Or it should be a wonderful life. Like all things it’s down to how you interpret it. What’s good for one isn’t always so good for another.
Since it’s Christmas all my posts this week will have a Christmas theme. Good will to all men and all that. “It’s a wonderful life” is a very popular film and is set at Christmas. It’s pretty sentimental, it has a happy ending and it’s probably rips off Scrooge more than is good for it but it’s still a good film.
Interestingly it’s also about bankers. You’ll be aware of bankers because of the on going financial crisis which continues to hover rather than land. Some bankers haven’t been as “honest” as we might like. They may have taken some “risks” which may have been “riskier” than they should have been. No matter though, everything is fine now, as long as you live on a distant planet. It’s a wonderful life on a distant planet, that hasn’t got the same ring to it really.
It’s a wonderful life, the movie, is set in a different time frame. It’s a completely different time, shot in monochrome, which adds to the authenticity of the subject matter. As you will probably be aware, a chap owns a local buildings and loans business, which provides mortgages to local people. One of his employees is sent to make a bank deposit but it gets “lost” before it’s paid into the bank and the town bad person, who owns almost the whole town, turns the screws on everyone in an attempt to take it over entirely.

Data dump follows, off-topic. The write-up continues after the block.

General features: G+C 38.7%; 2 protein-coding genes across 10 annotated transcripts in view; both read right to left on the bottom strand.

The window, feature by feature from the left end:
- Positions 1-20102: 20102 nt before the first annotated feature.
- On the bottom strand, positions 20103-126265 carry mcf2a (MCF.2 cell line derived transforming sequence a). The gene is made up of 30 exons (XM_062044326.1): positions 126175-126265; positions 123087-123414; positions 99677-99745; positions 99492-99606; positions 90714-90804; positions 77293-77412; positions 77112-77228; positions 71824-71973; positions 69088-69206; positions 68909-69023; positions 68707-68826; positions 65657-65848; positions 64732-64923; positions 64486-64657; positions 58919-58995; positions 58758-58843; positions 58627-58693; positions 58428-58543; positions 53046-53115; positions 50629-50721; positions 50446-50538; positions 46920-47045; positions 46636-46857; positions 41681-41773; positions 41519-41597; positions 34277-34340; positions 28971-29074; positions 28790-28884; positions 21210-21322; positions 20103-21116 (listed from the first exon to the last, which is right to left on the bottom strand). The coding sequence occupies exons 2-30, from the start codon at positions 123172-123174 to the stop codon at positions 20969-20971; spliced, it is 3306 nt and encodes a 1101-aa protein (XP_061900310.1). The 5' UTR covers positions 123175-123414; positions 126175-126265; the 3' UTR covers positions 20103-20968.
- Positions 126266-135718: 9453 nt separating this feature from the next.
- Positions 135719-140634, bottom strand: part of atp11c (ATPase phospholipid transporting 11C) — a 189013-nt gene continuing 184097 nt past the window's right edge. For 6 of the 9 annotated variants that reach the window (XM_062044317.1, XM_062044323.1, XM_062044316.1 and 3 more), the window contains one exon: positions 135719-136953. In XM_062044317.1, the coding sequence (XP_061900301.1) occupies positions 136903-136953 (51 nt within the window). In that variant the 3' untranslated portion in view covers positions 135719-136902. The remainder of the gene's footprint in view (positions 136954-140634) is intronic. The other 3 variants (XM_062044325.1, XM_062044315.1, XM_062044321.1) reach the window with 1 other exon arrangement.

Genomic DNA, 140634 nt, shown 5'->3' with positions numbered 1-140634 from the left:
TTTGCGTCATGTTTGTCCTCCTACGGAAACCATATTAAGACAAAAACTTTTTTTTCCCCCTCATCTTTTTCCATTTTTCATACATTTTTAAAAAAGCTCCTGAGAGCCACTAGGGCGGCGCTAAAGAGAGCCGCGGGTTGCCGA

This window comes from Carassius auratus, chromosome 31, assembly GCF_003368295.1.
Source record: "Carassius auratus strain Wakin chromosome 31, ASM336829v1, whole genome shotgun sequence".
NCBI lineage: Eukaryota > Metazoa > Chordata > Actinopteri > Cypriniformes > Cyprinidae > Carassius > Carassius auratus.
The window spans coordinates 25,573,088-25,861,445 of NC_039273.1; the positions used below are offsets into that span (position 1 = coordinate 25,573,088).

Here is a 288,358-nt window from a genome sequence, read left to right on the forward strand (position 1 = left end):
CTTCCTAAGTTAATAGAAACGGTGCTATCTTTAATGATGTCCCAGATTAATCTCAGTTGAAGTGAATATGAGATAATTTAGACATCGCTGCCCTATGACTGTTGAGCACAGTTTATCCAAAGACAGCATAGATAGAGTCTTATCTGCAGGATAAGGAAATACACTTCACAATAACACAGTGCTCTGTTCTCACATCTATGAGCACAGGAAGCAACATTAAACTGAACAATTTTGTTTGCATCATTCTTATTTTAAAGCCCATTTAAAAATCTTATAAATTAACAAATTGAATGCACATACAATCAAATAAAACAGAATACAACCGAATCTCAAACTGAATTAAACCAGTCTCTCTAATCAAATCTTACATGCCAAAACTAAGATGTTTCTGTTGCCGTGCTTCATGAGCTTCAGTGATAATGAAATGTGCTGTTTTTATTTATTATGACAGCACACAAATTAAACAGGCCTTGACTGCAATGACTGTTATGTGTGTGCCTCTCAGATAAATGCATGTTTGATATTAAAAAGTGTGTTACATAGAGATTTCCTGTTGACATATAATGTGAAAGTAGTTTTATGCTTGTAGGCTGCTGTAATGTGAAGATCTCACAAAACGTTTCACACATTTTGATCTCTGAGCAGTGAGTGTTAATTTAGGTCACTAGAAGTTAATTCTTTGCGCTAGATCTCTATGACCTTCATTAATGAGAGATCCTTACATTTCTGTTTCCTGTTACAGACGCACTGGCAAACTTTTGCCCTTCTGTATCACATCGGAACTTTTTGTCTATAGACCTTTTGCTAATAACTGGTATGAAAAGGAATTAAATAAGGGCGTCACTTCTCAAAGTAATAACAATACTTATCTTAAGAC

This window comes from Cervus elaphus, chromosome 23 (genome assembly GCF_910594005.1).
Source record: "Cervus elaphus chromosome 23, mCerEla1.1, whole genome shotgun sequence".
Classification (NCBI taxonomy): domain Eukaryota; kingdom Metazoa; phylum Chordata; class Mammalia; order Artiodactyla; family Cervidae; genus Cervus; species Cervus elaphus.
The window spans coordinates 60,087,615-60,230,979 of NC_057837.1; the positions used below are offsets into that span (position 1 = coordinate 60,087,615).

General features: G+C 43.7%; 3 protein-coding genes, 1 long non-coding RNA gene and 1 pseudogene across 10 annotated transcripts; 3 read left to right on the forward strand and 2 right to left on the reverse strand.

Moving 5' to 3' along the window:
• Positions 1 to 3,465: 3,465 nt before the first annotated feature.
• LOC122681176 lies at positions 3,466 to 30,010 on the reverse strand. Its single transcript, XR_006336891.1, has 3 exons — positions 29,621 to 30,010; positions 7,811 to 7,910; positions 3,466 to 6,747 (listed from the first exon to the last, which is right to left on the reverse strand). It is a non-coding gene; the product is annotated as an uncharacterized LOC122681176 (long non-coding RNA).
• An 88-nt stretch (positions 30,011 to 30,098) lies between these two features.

The film ends in everyone, donating money to the chap who has supported them, his customers, when they themselves have hit problems and needed a bit of time to pay. It can’t possibly be 2011. In 2011 if you can’t pay your bill they start charging you more money, which makes things worse for you but better for them. Nice.
In the whole film there is no mention of derivatives, hedge funds, investment vehicles etc. etc. No Porsches, red braces, mobile phones, champagne, bonuses etc. etc. etc…
Maybe a bit of localism could go a long way in 2012? Local councils, local banks or credit unions, local shops (for local people he he he). I’m sure that’s how it used to be, before “economies of scale” became the model of preference, before “big is beautiful” became a mantra for those who didn’t have to live with the impact of its results and before spin became a tool of choice for politicians rather than something which happened to your washing.
The past is the past and Iooking back, trying to regain what we sort of remember our own past was like is futile. However, the lessons we learned still have value obviously, it’s the rose tinted specs which cause the problems.
The more I think about localism the more I think it is a major part of the answer we need to regain some sort of control of over those we employ, those who have asked to represent us and those who wish to separate us from our money. I learned a good few years ago that if you have not got a vested interest in something you don’t really do it justice. For too long we have been at the mercy of people who have no vested interest what so ever in us, the only vested interest they have is in their own advancement and enrichment.
It’s a wonderful life. Maybe we could make it even more wonderfulerer?